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Contactless, multilingual dine-in ordering application

Popsup - A web app breaking language barriers


Popsup is a multilingual, contactless food ordering app, targeting dine-in customers developed during COVID. 
I have joined the team as a UX design intern, designing their web application’s MVP. Although this was project I was very proud of, it was done during my intern days. I have written some reflections towards the bottom of this case study to document my growth and improvement as I advance in my UX career.


UX Designer

With who? (Stakeholders)

A product manager
A team of engineers

What did I do?

Mobile screen designs


Used across 30+ restaurants in Sydney

Step 1
Requirements gathering
Step 2
*UX Flows
*Interface designs
Step 3
*Dev handover
Development and release
*Parts I was responsible for
Not interested in process? Click here to view final designs
What's the problem?

In restaurants with menu items in foreign language, customers find it difficult to understand what’s on the menu, especially when there aren’t any images present.


The primary goal of Popsup is to reduce this language barrier, and for businesses to present their menu visually for customers to better understand what’s on their menu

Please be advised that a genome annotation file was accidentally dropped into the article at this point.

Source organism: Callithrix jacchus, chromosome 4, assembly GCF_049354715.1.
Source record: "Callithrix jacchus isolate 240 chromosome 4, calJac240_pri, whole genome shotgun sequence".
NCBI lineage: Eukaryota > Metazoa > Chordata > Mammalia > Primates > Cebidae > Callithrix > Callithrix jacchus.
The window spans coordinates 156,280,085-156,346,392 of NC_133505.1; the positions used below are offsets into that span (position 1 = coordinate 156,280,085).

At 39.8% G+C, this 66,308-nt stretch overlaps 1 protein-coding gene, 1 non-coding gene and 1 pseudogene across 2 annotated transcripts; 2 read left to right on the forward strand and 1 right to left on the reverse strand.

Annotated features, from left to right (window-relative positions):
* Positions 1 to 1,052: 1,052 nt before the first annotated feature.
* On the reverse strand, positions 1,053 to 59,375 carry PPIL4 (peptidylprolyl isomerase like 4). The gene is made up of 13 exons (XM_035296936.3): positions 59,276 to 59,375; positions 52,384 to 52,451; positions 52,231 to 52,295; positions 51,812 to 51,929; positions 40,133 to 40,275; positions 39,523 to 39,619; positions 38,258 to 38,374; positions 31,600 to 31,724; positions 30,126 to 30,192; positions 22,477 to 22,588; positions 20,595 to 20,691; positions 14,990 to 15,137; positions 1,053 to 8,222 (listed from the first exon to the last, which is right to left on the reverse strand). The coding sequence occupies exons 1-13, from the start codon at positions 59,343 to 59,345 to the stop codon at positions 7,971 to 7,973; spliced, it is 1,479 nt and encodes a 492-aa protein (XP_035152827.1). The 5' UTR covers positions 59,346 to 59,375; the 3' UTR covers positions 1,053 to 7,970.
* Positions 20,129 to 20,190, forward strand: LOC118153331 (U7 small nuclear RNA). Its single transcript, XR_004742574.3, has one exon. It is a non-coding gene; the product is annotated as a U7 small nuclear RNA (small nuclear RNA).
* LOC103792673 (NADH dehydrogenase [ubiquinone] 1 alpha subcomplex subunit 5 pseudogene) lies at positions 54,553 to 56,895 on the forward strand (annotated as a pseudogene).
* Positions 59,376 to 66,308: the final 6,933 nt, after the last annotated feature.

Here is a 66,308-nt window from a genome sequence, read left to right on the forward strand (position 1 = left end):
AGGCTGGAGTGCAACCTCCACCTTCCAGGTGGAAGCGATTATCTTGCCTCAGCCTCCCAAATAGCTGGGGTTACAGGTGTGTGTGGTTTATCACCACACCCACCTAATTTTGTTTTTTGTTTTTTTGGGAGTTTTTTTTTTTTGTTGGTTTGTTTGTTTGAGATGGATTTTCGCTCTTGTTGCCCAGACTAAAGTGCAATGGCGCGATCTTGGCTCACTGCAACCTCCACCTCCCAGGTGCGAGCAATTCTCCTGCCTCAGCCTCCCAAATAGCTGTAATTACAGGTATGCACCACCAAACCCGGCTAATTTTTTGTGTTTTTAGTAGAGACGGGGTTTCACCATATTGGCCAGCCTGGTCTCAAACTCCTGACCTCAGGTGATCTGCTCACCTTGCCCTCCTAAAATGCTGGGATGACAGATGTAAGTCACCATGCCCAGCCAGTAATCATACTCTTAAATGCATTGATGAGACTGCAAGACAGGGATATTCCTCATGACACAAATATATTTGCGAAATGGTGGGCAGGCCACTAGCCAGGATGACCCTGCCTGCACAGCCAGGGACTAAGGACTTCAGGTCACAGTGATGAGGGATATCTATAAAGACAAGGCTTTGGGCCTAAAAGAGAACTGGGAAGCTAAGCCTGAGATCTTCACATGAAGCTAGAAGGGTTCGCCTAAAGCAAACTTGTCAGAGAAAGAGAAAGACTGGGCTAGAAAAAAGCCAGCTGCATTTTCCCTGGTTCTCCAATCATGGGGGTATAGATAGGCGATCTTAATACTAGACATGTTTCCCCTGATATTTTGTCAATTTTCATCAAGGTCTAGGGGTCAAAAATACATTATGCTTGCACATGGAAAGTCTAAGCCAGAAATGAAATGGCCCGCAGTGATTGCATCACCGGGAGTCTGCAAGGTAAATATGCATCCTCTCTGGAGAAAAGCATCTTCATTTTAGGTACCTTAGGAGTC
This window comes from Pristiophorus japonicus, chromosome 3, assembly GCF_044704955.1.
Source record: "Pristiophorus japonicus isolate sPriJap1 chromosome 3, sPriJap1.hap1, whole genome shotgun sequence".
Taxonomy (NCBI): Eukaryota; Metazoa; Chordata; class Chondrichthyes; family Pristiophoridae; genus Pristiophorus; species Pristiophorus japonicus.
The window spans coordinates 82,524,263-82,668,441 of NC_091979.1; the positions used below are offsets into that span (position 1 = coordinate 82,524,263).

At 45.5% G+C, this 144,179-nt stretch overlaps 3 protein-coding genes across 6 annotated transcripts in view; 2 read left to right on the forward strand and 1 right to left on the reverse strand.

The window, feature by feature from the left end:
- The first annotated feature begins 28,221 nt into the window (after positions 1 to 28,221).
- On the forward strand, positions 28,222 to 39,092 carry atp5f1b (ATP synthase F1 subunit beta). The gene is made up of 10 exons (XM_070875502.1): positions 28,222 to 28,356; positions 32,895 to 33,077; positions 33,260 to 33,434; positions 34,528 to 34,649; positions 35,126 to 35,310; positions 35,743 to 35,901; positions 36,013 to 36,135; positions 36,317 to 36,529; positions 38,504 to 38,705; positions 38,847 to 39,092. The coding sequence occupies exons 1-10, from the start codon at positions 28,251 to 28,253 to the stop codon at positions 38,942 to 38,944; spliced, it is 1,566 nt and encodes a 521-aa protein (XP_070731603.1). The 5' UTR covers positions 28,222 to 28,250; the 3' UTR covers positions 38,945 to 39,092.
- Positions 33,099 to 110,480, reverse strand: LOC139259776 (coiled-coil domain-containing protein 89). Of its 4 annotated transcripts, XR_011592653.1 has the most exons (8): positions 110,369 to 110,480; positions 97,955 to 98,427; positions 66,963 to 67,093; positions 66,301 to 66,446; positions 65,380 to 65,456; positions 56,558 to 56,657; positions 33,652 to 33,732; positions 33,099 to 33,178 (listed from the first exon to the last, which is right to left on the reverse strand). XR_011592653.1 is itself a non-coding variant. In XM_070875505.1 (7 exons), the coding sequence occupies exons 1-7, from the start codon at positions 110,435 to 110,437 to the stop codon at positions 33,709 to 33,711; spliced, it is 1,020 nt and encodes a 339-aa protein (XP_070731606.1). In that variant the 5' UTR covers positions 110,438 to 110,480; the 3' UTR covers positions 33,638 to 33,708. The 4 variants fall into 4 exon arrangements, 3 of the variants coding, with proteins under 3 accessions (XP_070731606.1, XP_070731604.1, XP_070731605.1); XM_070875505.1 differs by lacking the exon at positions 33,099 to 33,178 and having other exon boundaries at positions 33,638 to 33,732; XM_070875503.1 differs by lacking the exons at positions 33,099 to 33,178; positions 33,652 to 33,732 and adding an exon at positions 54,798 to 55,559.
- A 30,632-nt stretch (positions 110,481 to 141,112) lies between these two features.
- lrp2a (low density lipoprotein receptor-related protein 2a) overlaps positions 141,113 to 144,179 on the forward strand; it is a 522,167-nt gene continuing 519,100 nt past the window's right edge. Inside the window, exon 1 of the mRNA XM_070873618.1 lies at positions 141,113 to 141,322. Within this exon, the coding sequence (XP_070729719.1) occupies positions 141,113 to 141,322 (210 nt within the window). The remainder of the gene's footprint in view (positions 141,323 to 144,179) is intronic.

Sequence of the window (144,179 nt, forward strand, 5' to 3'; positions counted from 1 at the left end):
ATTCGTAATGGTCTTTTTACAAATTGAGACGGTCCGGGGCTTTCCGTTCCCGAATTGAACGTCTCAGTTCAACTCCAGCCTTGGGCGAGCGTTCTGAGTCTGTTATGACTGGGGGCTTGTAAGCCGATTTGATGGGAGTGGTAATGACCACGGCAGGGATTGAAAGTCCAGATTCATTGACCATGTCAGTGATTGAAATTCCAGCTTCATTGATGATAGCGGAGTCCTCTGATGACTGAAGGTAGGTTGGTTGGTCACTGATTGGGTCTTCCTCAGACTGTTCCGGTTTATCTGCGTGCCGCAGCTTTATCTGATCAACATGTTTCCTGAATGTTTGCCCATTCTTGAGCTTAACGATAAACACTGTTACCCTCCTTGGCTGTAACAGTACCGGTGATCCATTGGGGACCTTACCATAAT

Here are the designs I ended up with

Language selection

Customers can choose their preferred language once they enter the app

Order in group with ease

We designed a group order function catering for customers ordering in group. You can see what others are ordering, and pay together by simply tapping on ‘order with friends’ or ‘group order’

2024 reflections

Time flies! and as I gain more industry experience, it’s always interesting to look at my previous designs and see what I could have improve on. 
Here are a couple of points I would like to reconsider in my designs if I was designing this now:


  • This wasn’t considered in my designs back then. Looking back, a lot of colour contrast were not up to accessibility standards (for instance, the orange fails in colour contrast against a white background, and some grey text is too faint to see clearly)

Feasibility and value

  • Now that I have more knowledge into technical feasibility and product value, I understand that developing features from engineers require more effort than I imagined back then (e.g. fetching data from the backend and adding new sections to the screen).
  • We didn’t do user research in the project back then (total mistake!) Looking back at these, I question the value of some features I put in the MVP designs. Such as, is there really value in adding nutrition information to the menu items in an MVP design? If our main goal of our MVP is to break the language barrier and display menu visually, this feature would be a waste of effort to implement. I believe this section was later on removed because restaurants didn’t see use in this feature.
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